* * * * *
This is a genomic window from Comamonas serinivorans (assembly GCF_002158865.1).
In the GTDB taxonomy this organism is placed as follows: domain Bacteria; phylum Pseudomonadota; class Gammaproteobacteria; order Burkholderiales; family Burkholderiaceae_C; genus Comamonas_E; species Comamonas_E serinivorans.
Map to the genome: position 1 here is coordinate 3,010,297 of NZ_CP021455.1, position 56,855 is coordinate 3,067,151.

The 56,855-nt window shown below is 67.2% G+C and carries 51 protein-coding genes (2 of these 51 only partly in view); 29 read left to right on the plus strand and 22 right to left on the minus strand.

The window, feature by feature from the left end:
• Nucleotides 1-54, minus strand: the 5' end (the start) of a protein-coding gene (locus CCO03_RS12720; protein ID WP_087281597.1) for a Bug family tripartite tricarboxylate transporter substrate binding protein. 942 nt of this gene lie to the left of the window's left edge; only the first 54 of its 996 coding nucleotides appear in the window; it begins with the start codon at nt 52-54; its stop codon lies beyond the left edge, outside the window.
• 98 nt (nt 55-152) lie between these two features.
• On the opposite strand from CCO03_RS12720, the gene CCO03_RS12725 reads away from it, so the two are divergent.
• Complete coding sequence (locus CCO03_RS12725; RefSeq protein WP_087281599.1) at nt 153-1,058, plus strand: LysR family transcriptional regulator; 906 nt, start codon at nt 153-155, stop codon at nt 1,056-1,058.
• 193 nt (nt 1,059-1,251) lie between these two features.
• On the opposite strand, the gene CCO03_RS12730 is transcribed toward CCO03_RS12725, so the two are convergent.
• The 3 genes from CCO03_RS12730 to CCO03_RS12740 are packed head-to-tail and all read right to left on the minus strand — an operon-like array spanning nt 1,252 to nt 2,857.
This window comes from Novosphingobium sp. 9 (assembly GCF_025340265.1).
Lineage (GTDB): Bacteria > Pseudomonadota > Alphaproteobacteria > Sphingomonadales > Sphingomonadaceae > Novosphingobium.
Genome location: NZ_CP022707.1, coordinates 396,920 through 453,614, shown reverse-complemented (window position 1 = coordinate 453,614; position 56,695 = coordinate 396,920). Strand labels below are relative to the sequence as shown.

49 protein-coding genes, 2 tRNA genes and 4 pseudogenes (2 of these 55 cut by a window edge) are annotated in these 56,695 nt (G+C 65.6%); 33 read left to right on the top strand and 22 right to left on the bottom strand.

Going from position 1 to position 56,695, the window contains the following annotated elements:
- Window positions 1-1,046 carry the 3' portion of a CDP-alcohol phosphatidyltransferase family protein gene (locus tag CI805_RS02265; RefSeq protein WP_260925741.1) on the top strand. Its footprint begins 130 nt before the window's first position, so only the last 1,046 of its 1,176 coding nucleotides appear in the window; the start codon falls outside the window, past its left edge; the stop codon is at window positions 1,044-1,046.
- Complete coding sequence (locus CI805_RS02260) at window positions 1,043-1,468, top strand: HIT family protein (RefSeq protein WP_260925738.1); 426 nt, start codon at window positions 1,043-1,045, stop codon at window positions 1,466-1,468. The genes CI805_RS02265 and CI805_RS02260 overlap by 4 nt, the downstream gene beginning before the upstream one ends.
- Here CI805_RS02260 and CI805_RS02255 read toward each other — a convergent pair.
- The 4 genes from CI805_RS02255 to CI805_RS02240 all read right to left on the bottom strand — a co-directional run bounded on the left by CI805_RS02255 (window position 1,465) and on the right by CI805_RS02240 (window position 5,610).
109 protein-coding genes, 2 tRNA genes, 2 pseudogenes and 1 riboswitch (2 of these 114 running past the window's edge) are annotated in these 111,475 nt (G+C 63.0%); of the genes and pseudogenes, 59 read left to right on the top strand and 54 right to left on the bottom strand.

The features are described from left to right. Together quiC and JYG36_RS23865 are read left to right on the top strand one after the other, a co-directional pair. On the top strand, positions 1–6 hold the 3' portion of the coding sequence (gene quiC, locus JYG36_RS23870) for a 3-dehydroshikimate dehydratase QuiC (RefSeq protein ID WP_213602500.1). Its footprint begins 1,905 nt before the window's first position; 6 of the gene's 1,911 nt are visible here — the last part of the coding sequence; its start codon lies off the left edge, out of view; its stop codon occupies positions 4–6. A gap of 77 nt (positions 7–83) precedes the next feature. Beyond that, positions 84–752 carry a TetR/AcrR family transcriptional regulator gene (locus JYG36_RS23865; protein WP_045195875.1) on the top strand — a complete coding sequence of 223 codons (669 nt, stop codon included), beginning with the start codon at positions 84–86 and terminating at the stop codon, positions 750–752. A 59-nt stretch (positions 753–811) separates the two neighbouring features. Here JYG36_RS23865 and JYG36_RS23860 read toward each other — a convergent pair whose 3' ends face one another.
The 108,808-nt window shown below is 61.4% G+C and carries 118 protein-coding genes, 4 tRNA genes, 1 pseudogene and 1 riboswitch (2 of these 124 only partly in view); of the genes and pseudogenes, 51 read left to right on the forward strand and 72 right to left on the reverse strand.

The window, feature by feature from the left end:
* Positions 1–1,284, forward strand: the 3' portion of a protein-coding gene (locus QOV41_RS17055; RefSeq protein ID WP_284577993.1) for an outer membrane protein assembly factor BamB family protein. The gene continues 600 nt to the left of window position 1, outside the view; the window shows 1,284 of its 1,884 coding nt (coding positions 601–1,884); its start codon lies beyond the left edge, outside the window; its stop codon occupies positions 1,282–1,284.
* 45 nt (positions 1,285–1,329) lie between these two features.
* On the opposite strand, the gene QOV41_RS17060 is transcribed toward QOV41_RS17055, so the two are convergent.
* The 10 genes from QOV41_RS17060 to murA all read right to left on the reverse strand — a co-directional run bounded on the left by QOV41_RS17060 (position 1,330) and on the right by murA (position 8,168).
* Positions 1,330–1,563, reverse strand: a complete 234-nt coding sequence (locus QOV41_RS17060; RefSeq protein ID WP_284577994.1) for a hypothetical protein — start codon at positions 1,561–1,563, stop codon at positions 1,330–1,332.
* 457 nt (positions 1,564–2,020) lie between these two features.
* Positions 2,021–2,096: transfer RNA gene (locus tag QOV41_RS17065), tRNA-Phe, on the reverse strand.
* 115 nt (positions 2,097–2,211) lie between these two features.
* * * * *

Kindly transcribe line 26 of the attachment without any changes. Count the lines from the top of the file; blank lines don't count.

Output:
* Positions 1–1,284, forward strand: the 3' portion of a protein-coding gene (locus QOV41_RS17055; RefSeq protein ID WP_284577993.1) for an outer membrane protein assembly factor BamB family protein. The gene continues 600 nt to the left of window position 1, outside the view; the window shows 1,284 of its 1,884 coding nt (coding positions 601–1,884); its start codon lies beyond the left edge, outside the window; its stop codon occupies positions 1,282–1,284.